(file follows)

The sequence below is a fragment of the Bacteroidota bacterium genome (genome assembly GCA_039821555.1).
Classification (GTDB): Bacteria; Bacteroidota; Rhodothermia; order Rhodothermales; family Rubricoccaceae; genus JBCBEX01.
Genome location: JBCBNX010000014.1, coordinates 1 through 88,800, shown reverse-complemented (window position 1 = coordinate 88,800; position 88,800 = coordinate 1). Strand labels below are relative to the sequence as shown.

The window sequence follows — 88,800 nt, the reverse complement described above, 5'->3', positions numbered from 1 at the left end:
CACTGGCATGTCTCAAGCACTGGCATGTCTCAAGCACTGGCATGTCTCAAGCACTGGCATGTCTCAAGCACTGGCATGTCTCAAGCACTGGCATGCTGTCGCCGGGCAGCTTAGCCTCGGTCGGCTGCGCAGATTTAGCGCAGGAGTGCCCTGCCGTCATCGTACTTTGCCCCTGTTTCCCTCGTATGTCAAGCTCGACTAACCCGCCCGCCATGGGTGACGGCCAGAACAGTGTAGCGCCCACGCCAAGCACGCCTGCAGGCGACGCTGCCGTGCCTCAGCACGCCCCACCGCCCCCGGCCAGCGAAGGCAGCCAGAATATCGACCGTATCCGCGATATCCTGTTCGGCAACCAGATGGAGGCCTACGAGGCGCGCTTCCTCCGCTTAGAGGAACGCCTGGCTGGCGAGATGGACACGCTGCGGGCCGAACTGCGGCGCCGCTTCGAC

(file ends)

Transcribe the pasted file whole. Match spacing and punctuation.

The sequence below is a fragment of the Bacteroidota bacterium genome (genome assembly GCA_039821555.1).
Classification (GTDB): Bacteria; Bacteroidota; Rhodothermia; order Rhodothermales; family Rubricoccaceae; genus JBCBEX01.
Genome location: JBCBNX010000014.1, coordinates 1 through 88,800, shown reverse-complemented (window position 1 = coordinate 88,800; position 88,800 = coordinate 1). Strand labels below are relative to the sequence as shown.

The window sequence follows — 88,800 nt, the reverse complement described above, 5'->3', positions numbered from 1 at the left end:
CACTGGCATGTCTCAAGCACTGGCATGTCTCAAGCACTGGCATGTCTCAAGCACTGGCATGTCTCAAGCACTGGCATGTCTCAAGCACTGGCATGCTGTCGCCGGGCAGCTTAGCCTCGGTCGGCTGCGCAGATTTAGCGCAGGAGTGCCCTGCCGTCATCGTACTTTGCCCCTGTTTCCCTCGTATGTCAAGCTCGACTAACCCGCCCGCCATGGGTGACGGCCAGAACAGTGTAGCGCCCACGCCAAGCACGCCTGCAGGCGACGCTGCCGTGCCTCAGCACGCCCCACCGCCCCCGGCCAGCGAAGGCAGCCAGAATATCGACCGTATCCGCGATATCCTGTTCGGCAACCAGATGGAGGCCTACGAGGCGCGCTTCCTCCGCTTAGAGGAACGCCTGGCTGGCGAGATGGACACGCTGCGGGCCGAACTGCGGCGCCGCTTCGAC